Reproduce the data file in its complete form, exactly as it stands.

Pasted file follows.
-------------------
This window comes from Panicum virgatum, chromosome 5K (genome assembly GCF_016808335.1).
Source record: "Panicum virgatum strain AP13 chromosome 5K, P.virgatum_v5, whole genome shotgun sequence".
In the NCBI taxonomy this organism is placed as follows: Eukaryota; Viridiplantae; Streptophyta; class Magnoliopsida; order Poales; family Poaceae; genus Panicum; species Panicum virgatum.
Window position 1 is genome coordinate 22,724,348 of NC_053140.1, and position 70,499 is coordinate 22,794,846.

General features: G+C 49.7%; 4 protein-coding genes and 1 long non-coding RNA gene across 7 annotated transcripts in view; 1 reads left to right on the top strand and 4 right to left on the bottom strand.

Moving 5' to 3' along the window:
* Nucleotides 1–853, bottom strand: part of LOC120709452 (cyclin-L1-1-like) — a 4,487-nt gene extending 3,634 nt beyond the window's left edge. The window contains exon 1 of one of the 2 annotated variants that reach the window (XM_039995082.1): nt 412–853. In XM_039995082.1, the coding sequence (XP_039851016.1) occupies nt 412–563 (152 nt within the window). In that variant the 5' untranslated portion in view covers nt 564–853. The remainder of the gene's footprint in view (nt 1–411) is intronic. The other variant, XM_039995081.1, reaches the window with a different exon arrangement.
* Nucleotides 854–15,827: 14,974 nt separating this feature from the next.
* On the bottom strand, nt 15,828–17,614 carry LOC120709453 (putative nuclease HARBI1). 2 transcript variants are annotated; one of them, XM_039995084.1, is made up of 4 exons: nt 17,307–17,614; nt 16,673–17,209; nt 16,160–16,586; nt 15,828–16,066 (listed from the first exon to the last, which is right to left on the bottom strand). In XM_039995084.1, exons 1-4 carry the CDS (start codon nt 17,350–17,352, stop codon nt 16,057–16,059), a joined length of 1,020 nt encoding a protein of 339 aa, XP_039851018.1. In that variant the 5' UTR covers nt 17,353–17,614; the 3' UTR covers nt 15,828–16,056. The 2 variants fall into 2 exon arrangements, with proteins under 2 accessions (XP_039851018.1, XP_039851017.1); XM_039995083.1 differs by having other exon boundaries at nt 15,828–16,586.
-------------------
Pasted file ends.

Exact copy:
This window comes from Panicum virgatum, chromosome 5K (genome assembly GCF_016808335.1).
Source record: "Panicum virgatum strain AP13 chromosome 5K, P.virgatum_v5, whole genome shotgun sequence".
In the NCBI taxonomy this organism is placed as follows: Eukaryota; Viridiplantae; Streptophyta; class Magnoliopsida; order Poales; family Poaceae; genus Panicum; species Panicum virgatum.
Window position 1 is genome coordinate 22,724,348 of NC_053140.1, and position 70,499 is coordinate 22,794,846.

General features: G+C 49.7%; 4 protein-coding genes and 1 long non-coding RNA gene across 7 annotated transcripts in view; 1 reads left to right on the top strand and 4 right to left on the bottom strand.

Moving 5' to 3' along the window:
* Nucleotides 1–853, bottom strand: part of LOC120709452 (cyclin-L1-1-like) — a 4,487-nt gene extending 3,634 nt beyond the window's left edge. The window contains exon 1 of one of the 2 annotated variants that reach the window (XM_039995082.1): nt 412–853. In XM_039995082.1, the coding sequence (XP_039851016.1) occupies nt 412–563 (152 nt within the window). In that variant the 5' untranslated portion in view covers nt 564–853. The remainder of the gene's footprint in view (nt 1–411) is intronic. The other variant, XM_039995081.1, reaches the window with a different exon arrangement.
* Nucleotides 854–15,827: 14,974 nt separating this feature from the next.
* On the bottom strand, nt 15,828–17,614 carry LOC120709453 (putative nuclease HARBI1). 2 transcript variants are annotated; one of them, XM_039995084.1, is made up of 4 exons: nt 17,307–17,614; nt 16,673–17,209; nt 16,160–16,586; nt 15,828–16,066 (listed from the first exon to the last, which is right to left on the bottom strand). In XM_039995084.1, exons 1-4 carry the CDS (start codon nt 17,350–17,352, stop codon nt 16,057–16,059), a joined length of 1,020 nt encoding a protein of 339 aa, XP_039851018.1. In that variant the 5' UTR covers nt 17,353–17,614; the 3' UTR covers nt 15,828–16,056. The 2 variants fall into 2 exon arrangements, with proteins under 2 accessions (XP_039851018.1, XP_039851017.1); XM_039995083.1 differs by having other exon boundaries at nt 15,828–16,586.